Infectious Entanglements: Literary and Medical Representations of Disease in the Post/Colonial Caribbean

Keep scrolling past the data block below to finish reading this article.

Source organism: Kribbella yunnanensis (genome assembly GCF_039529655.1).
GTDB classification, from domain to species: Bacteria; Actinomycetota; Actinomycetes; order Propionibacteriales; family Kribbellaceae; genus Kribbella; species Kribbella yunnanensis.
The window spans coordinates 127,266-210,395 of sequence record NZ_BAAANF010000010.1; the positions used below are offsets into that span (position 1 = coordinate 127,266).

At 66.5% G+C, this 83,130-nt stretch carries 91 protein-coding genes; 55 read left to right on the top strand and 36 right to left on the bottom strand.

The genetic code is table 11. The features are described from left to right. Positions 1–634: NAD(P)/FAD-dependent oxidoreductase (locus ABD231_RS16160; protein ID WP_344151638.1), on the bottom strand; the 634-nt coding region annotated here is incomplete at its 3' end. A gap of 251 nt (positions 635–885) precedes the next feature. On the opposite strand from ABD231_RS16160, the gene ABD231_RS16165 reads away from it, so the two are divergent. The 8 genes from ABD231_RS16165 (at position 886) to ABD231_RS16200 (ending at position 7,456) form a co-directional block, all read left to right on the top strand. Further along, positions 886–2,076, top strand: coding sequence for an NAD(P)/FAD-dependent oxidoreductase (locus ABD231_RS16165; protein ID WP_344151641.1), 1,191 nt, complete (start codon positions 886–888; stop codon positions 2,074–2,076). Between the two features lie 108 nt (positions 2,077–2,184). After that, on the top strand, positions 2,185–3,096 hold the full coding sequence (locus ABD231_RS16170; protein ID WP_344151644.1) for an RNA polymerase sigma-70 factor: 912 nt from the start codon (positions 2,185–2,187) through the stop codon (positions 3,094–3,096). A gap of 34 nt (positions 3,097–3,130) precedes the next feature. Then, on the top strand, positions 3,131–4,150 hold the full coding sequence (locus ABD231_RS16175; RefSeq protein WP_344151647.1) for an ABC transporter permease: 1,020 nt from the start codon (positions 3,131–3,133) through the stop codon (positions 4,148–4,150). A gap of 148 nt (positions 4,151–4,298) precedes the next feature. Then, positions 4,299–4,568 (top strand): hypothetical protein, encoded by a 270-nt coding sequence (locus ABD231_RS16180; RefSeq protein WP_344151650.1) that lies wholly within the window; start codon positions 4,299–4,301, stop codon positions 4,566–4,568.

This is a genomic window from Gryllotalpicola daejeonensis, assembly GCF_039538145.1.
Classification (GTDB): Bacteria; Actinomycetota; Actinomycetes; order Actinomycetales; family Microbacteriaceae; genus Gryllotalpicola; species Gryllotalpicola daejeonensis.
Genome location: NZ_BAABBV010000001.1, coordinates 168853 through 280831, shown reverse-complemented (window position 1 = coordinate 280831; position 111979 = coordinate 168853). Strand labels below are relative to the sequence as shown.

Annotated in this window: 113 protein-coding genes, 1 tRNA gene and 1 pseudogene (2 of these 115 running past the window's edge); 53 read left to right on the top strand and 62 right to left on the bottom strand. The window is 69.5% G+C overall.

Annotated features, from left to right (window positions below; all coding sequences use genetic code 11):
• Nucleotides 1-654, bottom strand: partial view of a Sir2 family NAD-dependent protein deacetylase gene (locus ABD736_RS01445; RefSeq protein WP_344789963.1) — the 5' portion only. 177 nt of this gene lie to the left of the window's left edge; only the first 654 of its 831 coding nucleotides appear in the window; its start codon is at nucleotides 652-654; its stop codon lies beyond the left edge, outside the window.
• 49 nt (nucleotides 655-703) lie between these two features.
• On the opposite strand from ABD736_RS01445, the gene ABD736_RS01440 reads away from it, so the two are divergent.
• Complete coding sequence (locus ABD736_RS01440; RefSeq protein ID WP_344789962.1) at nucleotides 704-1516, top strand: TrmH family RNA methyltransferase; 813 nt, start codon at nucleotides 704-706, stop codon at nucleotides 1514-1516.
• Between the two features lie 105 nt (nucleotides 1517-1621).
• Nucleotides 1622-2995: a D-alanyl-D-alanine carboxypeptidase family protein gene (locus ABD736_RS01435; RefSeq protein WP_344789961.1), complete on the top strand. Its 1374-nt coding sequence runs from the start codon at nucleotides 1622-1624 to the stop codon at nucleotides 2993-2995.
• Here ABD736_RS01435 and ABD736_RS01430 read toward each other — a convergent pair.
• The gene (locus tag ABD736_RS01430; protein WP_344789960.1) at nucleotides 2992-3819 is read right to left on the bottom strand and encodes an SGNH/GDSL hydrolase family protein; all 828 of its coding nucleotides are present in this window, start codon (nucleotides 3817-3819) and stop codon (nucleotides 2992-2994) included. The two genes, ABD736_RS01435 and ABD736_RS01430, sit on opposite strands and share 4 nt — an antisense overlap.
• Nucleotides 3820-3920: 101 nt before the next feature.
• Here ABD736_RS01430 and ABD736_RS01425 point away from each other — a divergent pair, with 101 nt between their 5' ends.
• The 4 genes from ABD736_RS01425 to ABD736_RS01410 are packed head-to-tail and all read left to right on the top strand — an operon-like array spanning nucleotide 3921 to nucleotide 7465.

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This study engages with select disease narratives of the Anglophone Caribbean through the lens of post/colonial theory, cultural criticism and the social history of medicine. Focusing on the biological image and metaphor of infection, as opposed to its more popular associations with hybridity and creolization in post/colonial theory, I argue that disease discourses facilitate more complex iterations of identity than the less dynamic, more static categories of ‘race’ (black versus white), cultural affiliation (British, Indian, African or West Indian) or political identity (coloniser versus colonised) and propose a theory of infectious entanglements, by which I demonstrate and interrogate complex and transphenomenal representations of West Indian identity across ‘racial’, cultural and political boundaries. Primary texts include eighteenth- and nineteenth-century medical tracts on leprosy and tropical fevers; contemporary medical and cultural texts on HIV/AIDS; and works of fiction by writers such as Harold Sonny Ladoo (Trinidad/Canada), Frieda Cassin (Britain/Antigua) Lawrence Scott (Trinidad/Britain) and Jamaica Kincaid (Antigua/United States). My literary, cultural and historical analyses of biological representations of leprosy, tropical fever and HIV/AIDS suggest that each disease facilitated the construction of multiple cordons sanitaires, whose conceptual boundaries intersected and overlapped in different ways. These points of entanglement, I demonstrate, are useful sites for interrogating post/colonial constructions of identity in light of the relative fluidity of some boundaries (such as changing ideas about who is infectious and who can become infected, as with HIV/AIDS and leprosy) and the hardening lines of others (such as intersecting ideas about tropical fever, pathogenic environments and the emergence of medical cartography). More importantly, such intersections sometimes revealed the entanglement of medicine and other organs of post/colonial authority in past and ongoing othering projects and their legitimising roles in the articulation of essential difference. This dissertation is divided into three parts, each focusing on a particular disease that is iconic in post/colonial narratives about the Caribbean. Part 1 focuses on leprosy, Part 2 on tropical fever and Part 3, framed as a conclusion to this study, focuses on contemporary narratives of HIV/AIDS in the context of earlier narratives of leprosy and tropical fevers.